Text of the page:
A case for Repatriation

On October, 2021 the University of Aberdeen in Scotland participated in the repatriation movement after returning a bronze head statue to Nigeria, stating that its acquisition was “extremely immoral” . Among States/Countries like Scotland who support repatriation, it is believed that not only are these artifacts are a crucial part of the identity of the people they where taken from, but are also a representation of the cultural heritage (history) of these individuals, which serves to consolidate their existence as a group of people. While there are many events like this, whereby a country returns ancient artifacts to their parent countries, there are many other countries like Britain who push back on the idea of repatriation. They hold the position that not only are these countries economically incapable of maintaining these artifacts, but their motivation is an attempt to cling on to the past glories of their respected countries. They believe that their purpose as encyclopedic museums to represent the grand history of the human race as a whole far outweighs such ‘superficial’ motivations.

When we take a look the issue of the repatriation of the Parthenon marbles, the people of Greece have every right to push for the return of such an integral part of their culture. One the other side, the British can argue that the global impact of the Parthenon on Architecture transcends the boarders of Greece and should be represented as such. Legally, the can also argue that Lord Elgin “successfully petitioned the authorities to be able to draw, measure and remove figures.” While this is true, there are also many situations where these artifacts are forcefully taken/looted from their parents countries through war or under the pretext of the country in question being a colony. According to the BBC, the bronze head statue was described as “having been looted by British soldiers in Benin City in 1897”.The underlining problem of all this is that a part of the identity of these people are being ripped out. According to Senegalese Scholar Felwine Sarr, the significance of these cultural artifacts in “restoring memory through reclaiming heritage” greatly contribute to the “process of “self-reinvention” that connects reclaimed artifacts to present-day societies and their challenges.”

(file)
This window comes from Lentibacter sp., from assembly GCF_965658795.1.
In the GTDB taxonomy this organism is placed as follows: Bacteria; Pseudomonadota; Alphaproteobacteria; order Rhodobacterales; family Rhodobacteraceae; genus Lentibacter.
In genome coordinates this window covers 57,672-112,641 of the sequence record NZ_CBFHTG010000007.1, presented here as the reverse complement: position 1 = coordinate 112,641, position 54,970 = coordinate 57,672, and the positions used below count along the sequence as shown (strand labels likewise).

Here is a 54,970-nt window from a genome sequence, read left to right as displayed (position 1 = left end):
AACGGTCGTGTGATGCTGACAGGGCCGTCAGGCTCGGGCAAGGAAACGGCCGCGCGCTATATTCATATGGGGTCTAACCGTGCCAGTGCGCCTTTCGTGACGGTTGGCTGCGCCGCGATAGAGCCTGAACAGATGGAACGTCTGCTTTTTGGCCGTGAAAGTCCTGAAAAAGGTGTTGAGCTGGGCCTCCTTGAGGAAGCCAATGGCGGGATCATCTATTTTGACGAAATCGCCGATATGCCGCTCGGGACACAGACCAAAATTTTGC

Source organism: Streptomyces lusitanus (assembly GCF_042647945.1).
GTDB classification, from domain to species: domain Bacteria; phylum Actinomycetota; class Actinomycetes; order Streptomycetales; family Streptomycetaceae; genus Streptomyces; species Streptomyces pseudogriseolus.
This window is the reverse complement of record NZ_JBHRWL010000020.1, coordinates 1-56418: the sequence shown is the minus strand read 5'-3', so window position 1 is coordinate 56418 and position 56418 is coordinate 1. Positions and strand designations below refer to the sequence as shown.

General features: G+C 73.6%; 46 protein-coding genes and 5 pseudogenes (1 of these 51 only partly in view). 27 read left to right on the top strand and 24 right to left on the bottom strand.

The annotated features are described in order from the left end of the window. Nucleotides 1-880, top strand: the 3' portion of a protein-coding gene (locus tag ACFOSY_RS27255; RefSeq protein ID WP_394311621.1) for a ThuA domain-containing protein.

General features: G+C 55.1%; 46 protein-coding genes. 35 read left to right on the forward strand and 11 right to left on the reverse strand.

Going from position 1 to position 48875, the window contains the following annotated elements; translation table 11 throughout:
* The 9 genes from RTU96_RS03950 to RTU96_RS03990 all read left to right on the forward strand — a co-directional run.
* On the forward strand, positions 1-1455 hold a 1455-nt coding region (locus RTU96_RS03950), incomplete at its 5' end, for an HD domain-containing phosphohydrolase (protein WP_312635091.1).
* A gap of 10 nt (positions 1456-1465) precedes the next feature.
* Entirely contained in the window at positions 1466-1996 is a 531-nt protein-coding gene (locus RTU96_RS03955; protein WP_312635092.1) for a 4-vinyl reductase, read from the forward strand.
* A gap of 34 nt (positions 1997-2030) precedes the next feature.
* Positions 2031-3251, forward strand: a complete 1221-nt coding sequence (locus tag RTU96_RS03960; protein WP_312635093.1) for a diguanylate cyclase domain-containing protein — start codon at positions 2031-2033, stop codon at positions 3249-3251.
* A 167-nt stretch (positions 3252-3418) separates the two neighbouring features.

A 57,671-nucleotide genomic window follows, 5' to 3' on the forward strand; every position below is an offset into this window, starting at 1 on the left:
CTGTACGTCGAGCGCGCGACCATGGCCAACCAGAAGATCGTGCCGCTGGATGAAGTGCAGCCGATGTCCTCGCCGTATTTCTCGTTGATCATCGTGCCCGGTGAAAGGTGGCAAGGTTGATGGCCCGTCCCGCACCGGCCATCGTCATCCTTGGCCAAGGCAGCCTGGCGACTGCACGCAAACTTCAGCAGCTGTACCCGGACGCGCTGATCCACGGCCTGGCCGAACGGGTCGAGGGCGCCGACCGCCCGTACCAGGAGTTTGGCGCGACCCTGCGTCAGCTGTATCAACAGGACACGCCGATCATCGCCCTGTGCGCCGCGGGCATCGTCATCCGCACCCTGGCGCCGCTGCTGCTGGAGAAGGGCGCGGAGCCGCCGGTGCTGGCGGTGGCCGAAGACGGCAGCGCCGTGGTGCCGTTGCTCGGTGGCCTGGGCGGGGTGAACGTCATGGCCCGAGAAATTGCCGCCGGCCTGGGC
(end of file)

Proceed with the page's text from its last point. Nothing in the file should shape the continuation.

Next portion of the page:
No matter how noble the idea of an encyclopedic museum is, an idea rooted in Colonialism shouldn’t be the primary medium through which the culture of the entire human race is be represented. While it is true that some of some countries are not adequately equipped enough to cater for these artifacts, ripping away the cultural heritage of a society is not the answer. Instead, both parties must have a conversation with an end goal of finding a way to not only preserve these cultural artifacts, but also keeping them among their people. In todays world, technology like 3D prints should be utilized to its full extent, especially when dealing with situations like this. While portraying the history of the whole world in relation to each other does not necessarily require the actual artifacts, these artifacts are a representation of the history of these people and serve to validate their way of life as a group of people. These art pieces hold way more significance to their people than the rest of the world combined.

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